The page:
Interview - Santiago Quesada, Repsol

Repsol E&P CTO Santiago Quesada talks to Oil IT Journal about the background to Repsol’s deployment of IBM’s ‘Watson' cognitive computing solution.

What sparked off Repsol’s use of IBM’s cognitive technology?

We believe that the technology is applicable in two areas, as an aids to decision making in bidding rounds and in helping with field planning and optimization—where to place injectors and producers. The idea is to make the three fields of complex math/analysis, geoscience and computing accessible and working together. We have already worked internally on technology to optimize field development plans, to increase production, keep costs down and assure safe operations. The cognitive initiative will build on this.

What was this previous project called?

This was our Excalibur project. There came a moment when, in discussion with IBM, we realized there was an opportunity to take this to the next level by adding a cognitive computing component to Excalibur. The idea is to leverage new computing possibilities offering more interaction, machine learning and even reasoning in an advisory context. We thought that this was a great opportunity to do something together.

Where is this today? Are you just starting out or have you already run a pilot?

We are at the early stages of developing the technology. But we started trials as an extension of Excalibur about a year ago. The first results are already there - and we are encouraged by this promising area of innovation.

So what exactly is involved? We have previously reported on IBM Watson’s Jeopardy success. Is this mainly concerned with natural language processing (NLP)?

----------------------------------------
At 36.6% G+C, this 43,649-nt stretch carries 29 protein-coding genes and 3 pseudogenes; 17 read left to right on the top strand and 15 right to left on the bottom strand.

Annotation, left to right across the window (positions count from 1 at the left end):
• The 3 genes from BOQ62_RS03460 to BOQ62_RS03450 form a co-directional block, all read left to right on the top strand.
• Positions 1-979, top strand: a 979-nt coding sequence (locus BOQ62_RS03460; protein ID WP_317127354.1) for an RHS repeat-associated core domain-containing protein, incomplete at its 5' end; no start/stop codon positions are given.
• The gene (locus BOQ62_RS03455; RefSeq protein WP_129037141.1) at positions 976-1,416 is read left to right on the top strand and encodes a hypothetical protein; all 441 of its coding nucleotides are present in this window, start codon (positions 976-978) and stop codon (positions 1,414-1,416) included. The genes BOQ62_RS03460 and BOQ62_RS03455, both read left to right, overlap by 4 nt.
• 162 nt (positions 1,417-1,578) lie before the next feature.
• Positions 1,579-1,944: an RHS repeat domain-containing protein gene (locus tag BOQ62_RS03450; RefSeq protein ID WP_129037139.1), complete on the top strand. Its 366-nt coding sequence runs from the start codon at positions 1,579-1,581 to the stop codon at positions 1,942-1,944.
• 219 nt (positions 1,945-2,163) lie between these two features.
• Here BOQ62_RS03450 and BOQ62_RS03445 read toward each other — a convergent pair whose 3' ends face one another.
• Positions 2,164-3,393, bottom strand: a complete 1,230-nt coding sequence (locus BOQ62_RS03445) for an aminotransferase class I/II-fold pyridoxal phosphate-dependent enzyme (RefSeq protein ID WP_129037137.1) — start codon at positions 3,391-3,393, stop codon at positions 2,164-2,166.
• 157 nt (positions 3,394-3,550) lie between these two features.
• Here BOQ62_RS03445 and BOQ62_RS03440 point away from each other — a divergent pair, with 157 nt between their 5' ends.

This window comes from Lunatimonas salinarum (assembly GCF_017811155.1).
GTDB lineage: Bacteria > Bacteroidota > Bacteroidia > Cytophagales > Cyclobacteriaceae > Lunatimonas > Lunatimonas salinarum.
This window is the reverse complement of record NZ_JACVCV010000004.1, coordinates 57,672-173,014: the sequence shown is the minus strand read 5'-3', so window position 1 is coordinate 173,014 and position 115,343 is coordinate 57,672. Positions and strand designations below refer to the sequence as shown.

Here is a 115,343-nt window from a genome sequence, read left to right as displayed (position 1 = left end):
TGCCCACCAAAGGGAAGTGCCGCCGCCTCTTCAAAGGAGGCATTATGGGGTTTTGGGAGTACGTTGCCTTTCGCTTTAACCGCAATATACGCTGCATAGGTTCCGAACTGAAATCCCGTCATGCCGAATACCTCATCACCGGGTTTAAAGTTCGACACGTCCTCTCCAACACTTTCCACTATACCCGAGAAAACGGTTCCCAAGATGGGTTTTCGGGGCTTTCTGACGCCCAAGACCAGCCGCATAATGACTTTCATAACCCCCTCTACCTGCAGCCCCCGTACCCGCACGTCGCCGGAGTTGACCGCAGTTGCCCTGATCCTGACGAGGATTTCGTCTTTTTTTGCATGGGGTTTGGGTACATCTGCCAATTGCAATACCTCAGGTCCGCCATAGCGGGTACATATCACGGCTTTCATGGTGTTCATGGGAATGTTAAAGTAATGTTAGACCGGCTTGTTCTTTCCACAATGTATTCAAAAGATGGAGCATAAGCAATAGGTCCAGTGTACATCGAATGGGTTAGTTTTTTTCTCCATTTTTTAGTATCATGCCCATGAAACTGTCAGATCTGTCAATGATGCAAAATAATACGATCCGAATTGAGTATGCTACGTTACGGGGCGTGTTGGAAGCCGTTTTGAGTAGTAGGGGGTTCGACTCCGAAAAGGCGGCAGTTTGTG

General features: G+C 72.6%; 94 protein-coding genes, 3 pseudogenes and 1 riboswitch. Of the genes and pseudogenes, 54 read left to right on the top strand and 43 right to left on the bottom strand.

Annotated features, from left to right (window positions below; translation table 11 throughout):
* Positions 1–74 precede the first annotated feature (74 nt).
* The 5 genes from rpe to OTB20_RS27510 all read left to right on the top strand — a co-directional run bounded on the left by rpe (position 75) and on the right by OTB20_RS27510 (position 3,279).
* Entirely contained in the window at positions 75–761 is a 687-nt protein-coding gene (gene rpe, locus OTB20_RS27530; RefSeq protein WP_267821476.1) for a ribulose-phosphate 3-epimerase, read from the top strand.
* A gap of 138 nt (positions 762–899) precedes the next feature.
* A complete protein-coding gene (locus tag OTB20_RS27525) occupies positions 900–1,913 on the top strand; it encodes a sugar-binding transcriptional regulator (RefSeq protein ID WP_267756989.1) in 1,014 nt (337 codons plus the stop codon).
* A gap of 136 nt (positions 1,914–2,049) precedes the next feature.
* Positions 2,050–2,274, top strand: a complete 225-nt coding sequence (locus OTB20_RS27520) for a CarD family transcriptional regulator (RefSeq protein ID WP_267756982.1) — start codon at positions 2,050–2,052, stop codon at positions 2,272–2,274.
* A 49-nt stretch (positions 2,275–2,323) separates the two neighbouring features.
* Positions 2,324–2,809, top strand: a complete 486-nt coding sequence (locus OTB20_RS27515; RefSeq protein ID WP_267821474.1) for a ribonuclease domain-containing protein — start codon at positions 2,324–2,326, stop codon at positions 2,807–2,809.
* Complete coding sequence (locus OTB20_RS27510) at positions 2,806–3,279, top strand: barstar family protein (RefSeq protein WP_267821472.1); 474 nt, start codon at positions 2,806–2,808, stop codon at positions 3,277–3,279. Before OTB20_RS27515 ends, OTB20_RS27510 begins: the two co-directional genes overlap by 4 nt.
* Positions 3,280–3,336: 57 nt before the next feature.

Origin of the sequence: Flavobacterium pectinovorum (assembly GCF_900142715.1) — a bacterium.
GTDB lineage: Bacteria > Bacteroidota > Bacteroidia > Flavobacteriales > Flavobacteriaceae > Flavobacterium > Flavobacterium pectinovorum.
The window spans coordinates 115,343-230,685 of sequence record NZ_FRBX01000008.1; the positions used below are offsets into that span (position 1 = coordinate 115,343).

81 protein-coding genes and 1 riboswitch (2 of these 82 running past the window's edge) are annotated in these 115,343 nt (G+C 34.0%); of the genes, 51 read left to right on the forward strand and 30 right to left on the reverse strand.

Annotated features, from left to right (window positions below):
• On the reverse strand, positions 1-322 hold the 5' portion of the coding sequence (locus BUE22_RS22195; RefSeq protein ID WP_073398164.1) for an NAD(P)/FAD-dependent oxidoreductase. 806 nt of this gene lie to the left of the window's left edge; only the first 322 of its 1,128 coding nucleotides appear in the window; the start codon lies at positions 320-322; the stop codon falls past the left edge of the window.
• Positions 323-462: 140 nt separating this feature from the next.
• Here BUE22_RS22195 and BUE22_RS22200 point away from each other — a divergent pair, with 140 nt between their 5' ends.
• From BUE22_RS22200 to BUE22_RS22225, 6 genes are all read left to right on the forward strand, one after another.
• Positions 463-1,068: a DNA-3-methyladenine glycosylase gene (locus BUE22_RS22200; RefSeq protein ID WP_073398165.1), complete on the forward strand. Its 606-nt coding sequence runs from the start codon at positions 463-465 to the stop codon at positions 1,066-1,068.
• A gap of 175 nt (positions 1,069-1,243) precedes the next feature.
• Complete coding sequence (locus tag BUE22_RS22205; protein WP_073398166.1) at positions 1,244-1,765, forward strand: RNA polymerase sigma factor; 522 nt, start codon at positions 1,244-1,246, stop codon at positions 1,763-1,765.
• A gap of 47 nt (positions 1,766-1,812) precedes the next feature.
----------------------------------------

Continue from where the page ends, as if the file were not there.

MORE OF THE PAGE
Sure NLP is a key component. But we are working in other directions too. We are looking at the behavioral and psychological side of decision making and also how we can leverage ‘big data’ access. In fact we want to go beyond data access, to see how these intelligent systems can help us regain control of our huge data sets, realizing their full potential. Making serendipitous links and discoveries across data, text and people.

The IBM release makes a lot of ‘cogs’—is this a marketing term? What exactly are cogs?

Cogs is just a fancy name for the apps and tools we are developing to access and reason with natural language and or big data resources.

In Jeopardy, Watson was fed with large public domain information assets including Shakespeare, the Bible and Wikipedia/dbPedia. What is your ‘feedstock’ for the project?

All public oil and gas related information sources and of course our own databases and information assets will go into the mix. One key idea is to be able to identify relevant analogs for current areas of interest by trawling large subsurface information assets.

Comment—Following our interview, Repsol announced the $8.3 billion acquisition of Canadian Talisman Energy. We don’t know if Watson advised on the transaction.

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